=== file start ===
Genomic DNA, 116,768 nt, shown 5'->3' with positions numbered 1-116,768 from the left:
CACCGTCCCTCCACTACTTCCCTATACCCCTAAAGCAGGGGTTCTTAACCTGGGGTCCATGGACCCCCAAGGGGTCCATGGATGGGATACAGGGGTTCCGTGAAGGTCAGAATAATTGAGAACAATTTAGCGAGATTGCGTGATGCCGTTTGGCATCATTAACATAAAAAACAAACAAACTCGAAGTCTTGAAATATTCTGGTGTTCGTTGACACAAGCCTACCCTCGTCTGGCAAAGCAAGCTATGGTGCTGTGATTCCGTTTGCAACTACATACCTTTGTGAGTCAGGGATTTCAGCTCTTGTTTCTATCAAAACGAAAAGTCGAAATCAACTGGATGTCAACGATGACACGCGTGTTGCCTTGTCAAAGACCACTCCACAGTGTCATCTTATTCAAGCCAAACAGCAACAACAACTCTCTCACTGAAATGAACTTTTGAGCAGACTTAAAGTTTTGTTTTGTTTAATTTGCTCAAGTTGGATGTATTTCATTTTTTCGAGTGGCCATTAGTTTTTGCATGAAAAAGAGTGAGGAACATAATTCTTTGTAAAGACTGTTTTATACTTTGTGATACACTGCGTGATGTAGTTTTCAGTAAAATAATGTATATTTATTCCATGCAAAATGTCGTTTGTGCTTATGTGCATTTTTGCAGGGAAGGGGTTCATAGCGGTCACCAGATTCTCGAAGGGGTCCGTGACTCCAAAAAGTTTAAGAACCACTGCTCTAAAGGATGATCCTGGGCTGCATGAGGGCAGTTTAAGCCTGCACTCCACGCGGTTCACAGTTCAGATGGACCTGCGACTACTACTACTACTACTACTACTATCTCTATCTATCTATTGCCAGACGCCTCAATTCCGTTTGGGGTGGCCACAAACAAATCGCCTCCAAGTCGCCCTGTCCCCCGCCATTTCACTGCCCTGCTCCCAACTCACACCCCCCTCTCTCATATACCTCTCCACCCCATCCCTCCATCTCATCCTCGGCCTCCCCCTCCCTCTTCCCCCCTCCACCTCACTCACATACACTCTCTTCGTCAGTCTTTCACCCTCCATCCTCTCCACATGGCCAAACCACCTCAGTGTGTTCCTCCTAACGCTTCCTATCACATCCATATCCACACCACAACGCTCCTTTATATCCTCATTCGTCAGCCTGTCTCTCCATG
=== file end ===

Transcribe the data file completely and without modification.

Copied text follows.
Genomic DNA, 116,768 nt, shown 5'->3' with positions numbered 1-116,768 from the left:
CACCGTCCCTCCACTACTTCCCTATACCCCTAAAGCAGGGGTTCTTAACCTGGGGTCCATGGACCCCCAAGGGGTCCATGGATGGGATACAGGGGTTCCGTGAAGGTCAGAATAATTGAGAACAATTTAGCGAGATTGCGTGATGCCGTTTGGCATCATTAACATAAAAAACAAACAAACTCGAAGTCTTGAAATATTCTGGTGTTCGTTGACACAAGCCTACCCTCGTCTGGCAAAGCAAGCTATGGTGCTGTGATTCCGTTTGCAACTACATACCTTTGTGAGTCAGGGATTTCAGCTCTTGTTTCTATCAAAACGAAAAGTCGAAATCAACTGGATGTCAACGATGACACGCGTGTTGCCTTGTCAAAGACCACTCCACAGTGTCATCTTATTCAAGCCAAACAGCAACAACAACTCTCTCACTGAAATGAACTTTTGAGCAGACTTAAAGTTTTGTTTTGTTTAATTTGCTCAAGTTGGATGTATTTCATTTTTTCGAGTGGCCATTAGTTTTTGCATGAAAAAGAGTGAGGAACATAATTCTTTGTAAAGACTGTTTTATACTTTGTGATACACTGCGTGATGTAGTTTTCAGTAAAATAATGTATATTTATTCCATGCAAAATGTCGTTTGTGCTTATGTGCATTTTTGCAGGGAAGGGGTTCATAGCGGTCACCAGATTCTCGAAGGGGTCCGTGACTCCAAAAAGTTTAAGAACCACTGCTCTAAAGGATGATCCTGGGCTGCATGAGGGCAGTTTAAGCCTGCACTCCACGCGGTTCACAGTTCAGATGGACCTGCGACTACTACTACTACTACTACTACTATCTCTATCTATCTATTGCCAGACGCCTCAATTCCGTTTGGGGTGGCCACAAACAAATCGCCTCCAAGTCGCCCTGTCCCCCGCCATTTCACTGCCCTGCTCCCAACTCACACCCCCCTCTCTCATATACCTCTCCACCCCATCCCTCCATCTCATCCTCGGCCTCCCCCTCCCTCTTCCCCCCTCCACCTCACTCACATACACTCTCTTCGTCAGTCTTTCACCCTCCATCCTCTCCACATGGCCAAACCACCTCAGTGTGTTCCTCCTAACGCTTCCTATCACATCCATATCCACACCACAACGCTCCTTTATATCCTCATTCGTCAGCCTGTCTCTCCATG